WASHINGTON – U.S. consumer confidence dampened slightly in April but remains high even as inflation continues to cloud their optimism about the rest of the year.
The Conference Board said Tuesday that its consumer confidence index – which takes into account consumers’ assessment of current conditions and their outlook for the future – edged down to 107.3 in April, from 107.6 in March.
The business research group’s present situation index, which measures consumers’ assessment of current business and labor conditions, also dipped modestly this month to 152.6 from 153.8 in March.
The expectations index, based on consumers’ six-month outlook for income, business and labor market conditions, ticked up to 77.2 in April from 76.7 in March.
It stood at 80.8 in February and remains a weak spot in the survey.
“Purchasing intentions are down overall from recent levels as interest rates have begun rising,” said Lynn Franco, the Conference Board’s senior director of economic indicators. “Meanwhile, concerns about inflation retreated from an all-time high in March but remained elevated.”
Franco added that inflation and the war in Ukraine will continue to eat into confidence and may further curb consumer spending through this year.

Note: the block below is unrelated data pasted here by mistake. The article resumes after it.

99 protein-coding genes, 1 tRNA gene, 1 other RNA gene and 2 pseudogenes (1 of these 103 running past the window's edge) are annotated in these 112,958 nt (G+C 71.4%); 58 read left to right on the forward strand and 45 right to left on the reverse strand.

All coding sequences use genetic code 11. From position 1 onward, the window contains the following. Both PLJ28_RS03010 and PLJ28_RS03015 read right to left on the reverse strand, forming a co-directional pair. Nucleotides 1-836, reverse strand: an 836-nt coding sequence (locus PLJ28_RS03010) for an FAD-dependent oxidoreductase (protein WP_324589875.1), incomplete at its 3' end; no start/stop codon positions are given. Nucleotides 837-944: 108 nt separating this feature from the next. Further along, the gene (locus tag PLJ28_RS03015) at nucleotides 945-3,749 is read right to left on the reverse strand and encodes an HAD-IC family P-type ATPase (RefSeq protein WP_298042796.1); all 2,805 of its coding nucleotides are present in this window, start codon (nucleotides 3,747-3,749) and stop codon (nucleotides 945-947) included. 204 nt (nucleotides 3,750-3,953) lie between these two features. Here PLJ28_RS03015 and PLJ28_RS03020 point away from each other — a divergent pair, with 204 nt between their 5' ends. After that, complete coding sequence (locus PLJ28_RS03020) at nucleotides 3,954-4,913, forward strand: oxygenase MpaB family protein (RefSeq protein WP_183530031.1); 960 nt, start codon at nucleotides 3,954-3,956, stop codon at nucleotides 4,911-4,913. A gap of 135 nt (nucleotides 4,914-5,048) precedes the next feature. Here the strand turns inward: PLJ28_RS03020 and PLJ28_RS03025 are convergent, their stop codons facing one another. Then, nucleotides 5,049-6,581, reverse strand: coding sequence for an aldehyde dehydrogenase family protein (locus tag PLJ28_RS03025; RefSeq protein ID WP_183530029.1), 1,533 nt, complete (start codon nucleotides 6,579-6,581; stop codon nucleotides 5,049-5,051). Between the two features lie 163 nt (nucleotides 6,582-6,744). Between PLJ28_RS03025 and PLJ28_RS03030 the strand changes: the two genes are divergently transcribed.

Inflation soared over the past year at its fastest pace in more than 40 years, with costs for food, gasoline, housing and other necessities squeezing American consumers and negating their pay raises.
According to the index Americans have scuttled some vacation plans, but slightly more intended to make big purchases like a car or major appliance.
The Federal Reserve raised its main borrowing rate by a quarter point last month, the main mechanism for combatting inflation. Multiple rate hikes, with the possibility of half-point increases, are expected this year.
The Labor Department said earlier this month that its consumer price index jumped 8.5% in March from 12 months earlier, the sharpest year-over-year increase since 1981.
Prices have been driven up by bottlenecked supply chains, robust consumer demand and disruptions to global food and energy markets worsened by Russia’s war against Ukraine.
Consumers were slightly less optimistic about the labor market, even as U.S. employers have added at least 400,000 jobs for 11 straight months, pushing the unemployment rate down to 3.6%.
That’s the lowest rate since the pandemic erupted two years ago and just above the half-century low of 3.5% that was reached two years ago.
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